Many new parents believe that if the father doesn't get to share feeding the infant, he is somehow missing out on opportunity to bond with the baby. This is a well-meaning but misguided premise. 

There are plenty of other ways for a father to bond with the baby: skin-to-skin contact, bathing, wearing baby in a sling, holding baby after breastfeeds or rocking the baby to sleep. Sleeping alongside the baby who is nestled protectively into the curl of mama's body, falling asleep to the sweet scent of a milky-breathed baby is a sublime way for a family to bond together.

Additionally, many mothers are told that they need the father to share feeding so she may get some rest. This sounds like a wonderful idea in theory - but in practice, a baby needs to be frequently at his mothers breast; to stimulate her milk supply, for his emotional comfort and security. There are countless other ways for a mother to get the rest she needs in those early weeks: co-sleeping, having others take care of the housework and cooking, having her partner bathe the baby whilst she takes a relaxing shower...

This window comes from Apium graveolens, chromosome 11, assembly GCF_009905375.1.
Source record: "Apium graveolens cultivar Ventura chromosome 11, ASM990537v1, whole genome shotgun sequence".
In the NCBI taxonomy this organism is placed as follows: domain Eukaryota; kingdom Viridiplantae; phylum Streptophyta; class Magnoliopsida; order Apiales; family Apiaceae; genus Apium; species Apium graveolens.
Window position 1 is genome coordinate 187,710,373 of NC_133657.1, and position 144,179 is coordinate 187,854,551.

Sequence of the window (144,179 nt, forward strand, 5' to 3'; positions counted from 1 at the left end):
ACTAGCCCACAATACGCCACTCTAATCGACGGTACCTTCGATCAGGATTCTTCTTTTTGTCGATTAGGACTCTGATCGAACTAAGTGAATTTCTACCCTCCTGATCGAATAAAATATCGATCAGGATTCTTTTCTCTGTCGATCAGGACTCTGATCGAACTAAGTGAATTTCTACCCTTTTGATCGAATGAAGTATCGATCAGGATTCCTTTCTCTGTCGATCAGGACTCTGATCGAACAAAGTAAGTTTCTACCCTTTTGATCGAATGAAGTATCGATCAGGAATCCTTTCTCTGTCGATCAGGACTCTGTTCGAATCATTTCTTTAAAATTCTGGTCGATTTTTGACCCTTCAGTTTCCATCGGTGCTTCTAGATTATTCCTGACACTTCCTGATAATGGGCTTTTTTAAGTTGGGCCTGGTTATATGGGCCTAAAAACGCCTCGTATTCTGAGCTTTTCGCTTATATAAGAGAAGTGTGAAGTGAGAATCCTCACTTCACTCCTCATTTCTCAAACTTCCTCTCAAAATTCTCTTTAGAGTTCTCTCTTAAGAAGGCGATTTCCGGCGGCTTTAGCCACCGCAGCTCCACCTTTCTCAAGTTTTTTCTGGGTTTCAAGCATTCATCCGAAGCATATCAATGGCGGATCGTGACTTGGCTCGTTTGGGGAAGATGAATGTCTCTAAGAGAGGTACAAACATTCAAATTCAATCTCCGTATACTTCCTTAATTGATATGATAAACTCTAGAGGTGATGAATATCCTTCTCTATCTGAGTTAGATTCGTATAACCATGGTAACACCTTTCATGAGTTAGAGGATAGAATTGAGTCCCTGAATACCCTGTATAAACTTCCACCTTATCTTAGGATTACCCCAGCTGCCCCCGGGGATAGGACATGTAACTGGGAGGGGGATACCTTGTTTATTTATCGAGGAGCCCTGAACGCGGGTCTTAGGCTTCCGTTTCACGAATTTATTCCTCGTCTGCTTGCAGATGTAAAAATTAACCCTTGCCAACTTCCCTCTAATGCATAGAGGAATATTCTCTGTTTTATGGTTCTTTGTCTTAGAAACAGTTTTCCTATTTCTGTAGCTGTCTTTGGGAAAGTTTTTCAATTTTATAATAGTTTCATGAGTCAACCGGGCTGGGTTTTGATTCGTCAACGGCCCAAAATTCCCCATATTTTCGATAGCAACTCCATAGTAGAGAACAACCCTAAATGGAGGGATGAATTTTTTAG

But what's important to remember is this: it is perfectly natural for the baby to bond to her mother only in the early weeks and months. Actually, it's essential for survival. The infant is instinctively driven to form a secure attachment with her mother in order to be kept safe from predators. 

Fathers should be reassured that their attachment with the baby will come a little later, and in their own unique and rewarding way.
  • 'The belief that formula is "as good as" breastmilk'
Despite global 'breast is best' campaigns, there is still a pervasive belief that formula is equivalent to, or 'almost as good as' breastmilk.

When this is so very incorrect, how is this still happening?

The answer is simple: because what isn't promoted so openly is that breast isn't best - it's normal – but formula feeding is a health risk.

Breastfeeding isn't anything extra-special or gold-plated – it is simply the biological standard, the infant feeding 'method' that allows the child the best chance to grow and develop in the way his genes and environment dictate. Breastfeeding won't guarantee a child with an IQ of 180 and an immune system to rival Superman.

Formula feeding, however, carries risks to a developing human's immunological, physical and intellectual health.